Distribution of Education Tax Benefits by Income over Time
The implementation of the American Opportunity Tax Credit in 2009 shifted the benefits of the education tax credits from filers with incomes between $25,000 and $100,000 to those with lower and higher incomes.
Figure 26A: Distribution of Education Tax Credits by Adjusted Gross Income, 2006, 2011, and 2016
Notes & Sources
NOTES: The total and average values of tax credits and deductions are best estimates based on data from the Internal Revenue Service. A portion of nonrefundable dollars claimed on nontaxable returns is excluded to account for credits and deductions that do not reduce tax liability. The value of tax deductions is estimated based on applicable marginal tax rates. Percentages may not sum to 100 because of rounding.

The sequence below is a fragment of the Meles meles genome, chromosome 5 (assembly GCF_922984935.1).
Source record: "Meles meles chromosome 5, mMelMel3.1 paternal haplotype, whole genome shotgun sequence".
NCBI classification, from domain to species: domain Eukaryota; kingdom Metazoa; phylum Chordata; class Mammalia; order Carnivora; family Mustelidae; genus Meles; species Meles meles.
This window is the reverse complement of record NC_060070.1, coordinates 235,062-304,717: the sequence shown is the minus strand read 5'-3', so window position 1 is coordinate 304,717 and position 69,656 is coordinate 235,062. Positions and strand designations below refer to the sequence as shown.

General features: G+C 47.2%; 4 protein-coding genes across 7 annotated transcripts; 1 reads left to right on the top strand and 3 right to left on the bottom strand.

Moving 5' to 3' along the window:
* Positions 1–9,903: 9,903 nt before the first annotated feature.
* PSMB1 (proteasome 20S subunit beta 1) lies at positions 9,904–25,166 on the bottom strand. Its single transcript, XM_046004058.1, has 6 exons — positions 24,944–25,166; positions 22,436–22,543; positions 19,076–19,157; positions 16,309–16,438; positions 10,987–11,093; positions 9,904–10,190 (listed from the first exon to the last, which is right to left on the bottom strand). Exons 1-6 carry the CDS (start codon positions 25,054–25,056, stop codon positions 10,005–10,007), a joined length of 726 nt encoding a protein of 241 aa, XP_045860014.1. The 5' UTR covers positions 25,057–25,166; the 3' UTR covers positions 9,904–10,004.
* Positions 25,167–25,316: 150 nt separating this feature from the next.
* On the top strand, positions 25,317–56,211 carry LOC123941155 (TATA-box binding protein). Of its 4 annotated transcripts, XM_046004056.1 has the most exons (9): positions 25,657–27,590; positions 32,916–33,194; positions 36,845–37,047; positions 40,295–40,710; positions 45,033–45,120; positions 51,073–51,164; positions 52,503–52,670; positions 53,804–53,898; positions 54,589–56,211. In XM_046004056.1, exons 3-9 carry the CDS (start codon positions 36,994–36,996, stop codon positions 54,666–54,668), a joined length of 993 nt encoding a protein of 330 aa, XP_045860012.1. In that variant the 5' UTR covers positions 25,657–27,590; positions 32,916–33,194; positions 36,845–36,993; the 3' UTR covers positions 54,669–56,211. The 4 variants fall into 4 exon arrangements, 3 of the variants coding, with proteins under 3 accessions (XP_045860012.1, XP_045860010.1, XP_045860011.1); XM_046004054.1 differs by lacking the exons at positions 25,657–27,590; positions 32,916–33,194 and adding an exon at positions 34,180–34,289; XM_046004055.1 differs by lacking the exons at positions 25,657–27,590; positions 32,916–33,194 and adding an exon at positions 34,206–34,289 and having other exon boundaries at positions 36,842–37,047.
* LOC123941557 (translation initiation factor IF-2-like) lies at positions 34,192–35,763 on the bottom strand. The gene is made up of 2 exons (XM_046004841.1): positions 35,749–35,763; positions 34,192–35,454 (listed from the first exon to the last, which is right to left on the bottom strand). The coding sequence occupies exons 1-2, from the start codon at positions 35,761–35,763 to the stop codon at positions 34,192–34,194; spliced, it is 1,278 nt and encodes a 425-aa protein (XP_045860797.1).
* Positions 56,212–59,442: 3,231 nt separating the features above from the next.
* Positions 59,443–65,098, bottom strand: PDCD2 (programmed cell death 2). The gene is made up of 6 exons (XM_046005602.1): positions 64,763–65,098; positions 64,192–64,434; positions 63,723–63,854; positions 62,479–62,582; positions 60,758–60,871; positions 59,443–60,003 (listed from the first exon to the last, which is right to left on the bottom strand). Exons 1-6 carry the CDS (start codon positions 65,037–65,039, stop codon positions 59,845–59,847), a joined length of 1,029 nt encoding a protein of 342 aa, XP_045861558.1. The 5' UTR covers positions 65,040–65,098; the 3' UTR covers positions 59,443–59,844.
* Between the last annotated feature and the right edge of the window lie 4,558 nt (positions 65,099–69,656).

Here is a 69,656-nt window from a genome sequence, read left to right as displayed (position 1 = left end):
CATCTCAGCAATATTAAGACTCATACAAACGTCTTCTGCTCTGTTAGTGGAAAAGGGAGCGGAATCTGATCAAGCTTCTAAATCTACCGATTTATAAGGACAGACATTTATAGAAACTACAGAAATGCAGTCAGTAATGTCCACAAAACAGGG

SOURCES: Internal Revenue Service, Statistics of Income 1998 to 2016, Tables 1.3, 1.4, 3.3; calculations by the authors.
- In 2016, about a quarter of the benefits of the federal education tax credits went to tax filers with incomes between $100,000 and $180,000; a slightly smaller share went to filers with incomes of $25,000 or less; and just over half went to those with incomes between $25,000 and $100,000.
- Tax savings for students and parents who claimed education tax credits averaged about $1,500 in 2016.